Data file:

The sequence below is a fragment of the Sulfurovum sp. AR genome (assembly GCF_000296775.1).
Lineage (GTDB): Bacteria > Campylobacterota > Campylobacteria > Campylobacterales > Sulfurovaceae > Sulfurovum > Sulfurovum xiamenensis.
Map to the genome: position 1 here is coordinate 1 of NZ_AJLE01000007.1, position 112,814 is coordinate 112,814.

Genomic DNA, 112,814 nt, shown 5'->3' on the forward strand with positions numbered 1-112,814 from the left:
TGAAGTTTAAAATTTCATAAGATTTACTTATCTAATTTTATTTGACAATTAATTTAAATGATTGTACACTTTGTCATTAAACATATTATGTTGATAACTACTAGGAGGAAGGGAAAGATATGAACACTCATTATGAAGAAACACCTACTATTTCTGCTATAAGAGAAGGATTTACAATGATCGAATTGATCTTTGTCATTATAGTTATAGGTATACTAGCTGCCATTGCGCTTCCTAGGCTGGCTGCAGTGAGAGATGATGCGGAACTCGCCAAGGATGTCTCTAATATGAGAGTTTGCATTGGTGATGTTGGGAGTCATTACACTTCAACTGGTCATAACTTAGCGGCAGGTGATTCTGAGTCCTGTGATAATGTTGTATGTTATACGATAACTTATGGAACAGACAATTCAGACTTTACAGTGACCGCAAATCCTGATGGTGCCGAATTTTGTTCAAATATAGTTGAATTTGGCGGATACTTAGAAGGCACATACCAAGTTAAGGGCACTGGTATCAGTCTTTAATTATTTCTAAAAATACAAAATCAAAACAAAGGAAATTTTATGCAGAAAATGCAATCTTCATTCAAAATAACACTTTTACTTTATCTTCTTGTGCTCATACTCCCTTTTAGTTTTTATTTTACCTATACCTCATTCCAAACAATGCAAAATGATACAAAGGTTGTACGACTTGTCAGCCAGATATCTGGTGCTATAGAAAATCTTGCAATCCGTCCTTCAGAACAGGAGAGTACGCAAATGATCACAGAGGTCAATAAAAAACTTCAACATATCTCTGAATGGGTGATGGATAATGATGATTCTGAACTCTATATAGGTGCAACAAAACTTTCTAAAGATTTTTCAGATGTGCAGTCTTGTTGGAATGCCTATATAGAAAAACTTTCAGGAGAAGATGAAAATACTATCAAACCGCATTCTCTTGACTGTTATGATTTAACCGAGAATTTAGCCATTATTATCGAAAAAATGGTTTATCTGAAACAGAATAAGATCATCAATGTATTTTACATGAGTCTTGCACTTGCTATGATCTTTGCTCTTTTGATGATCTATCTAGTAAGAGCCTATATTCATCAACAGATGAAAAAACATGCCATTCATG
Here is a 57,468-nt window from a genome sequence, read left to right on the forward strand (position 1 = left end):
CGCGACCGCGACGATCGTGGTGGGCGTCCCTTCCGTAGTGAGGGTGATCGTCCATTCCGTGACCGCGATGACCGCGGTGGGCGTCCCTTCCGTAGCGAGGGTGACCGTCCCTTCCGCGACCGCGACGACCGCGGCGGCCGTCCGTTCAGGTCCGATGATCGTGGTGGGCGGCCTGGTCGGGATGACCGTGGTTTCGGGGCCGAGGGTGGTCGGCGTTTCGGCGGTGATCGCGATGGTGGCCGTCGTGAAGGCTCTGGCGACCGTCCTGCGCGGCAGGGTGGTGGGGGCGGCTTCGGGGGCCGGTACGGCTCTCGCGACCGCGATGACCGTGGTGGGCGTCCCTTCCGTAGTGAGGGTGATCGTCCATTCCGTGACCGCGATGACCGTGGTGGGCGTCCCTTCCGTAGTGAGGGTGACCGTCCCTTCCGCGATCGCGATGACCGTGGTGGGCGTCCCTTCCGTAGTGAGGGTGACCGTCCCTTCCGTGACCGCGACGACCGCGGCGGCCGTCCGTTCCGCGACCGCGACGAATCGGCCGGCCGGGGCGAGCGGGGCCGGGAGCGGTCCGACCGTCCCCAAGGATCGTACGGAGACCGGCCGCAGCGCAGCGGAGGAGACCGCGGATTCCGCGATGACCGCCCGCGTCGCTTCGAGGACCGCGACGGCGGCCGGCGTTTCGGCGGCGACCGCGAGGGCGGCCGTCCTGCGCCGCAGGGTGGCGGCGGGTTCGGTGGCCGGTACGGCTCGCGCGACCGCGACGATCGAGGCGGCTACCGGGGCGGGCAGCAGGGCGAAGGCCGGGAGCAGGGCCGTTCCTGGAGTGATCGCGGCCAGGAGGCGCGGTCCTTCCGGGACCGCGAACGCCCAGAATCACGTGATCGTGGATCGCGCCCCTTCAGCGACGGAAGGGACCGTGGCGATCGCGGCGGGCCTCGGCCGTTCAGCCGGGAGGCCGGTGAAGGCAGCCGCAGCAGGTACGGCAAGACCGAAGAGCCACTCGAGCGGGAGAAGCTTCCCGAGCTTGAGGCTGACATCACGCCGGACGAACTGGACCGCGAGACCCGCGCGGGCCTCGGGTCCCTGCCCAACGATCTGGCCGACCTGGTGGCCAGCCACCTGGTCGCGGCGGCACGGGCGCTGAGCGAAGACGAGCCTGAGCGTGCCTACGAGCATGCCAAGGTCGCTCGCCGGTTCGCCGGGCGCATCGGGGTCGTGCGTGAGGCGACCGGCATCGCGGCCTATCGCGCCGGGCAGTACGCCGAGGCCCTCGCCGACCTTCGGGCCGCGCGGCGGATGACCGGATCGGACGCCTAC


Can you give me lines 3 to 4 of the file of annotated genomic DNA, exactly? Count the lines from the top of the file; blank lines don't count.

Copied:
Map to the genome: position 1 here is coordinate 1 of NZ_AJLE01000007.1, position 112,814 is coordinate 112,814.

Genomic DNA, 112,814 nt, shown 5'->3' on the forward strand with positions numbered 1-112,814 from the left: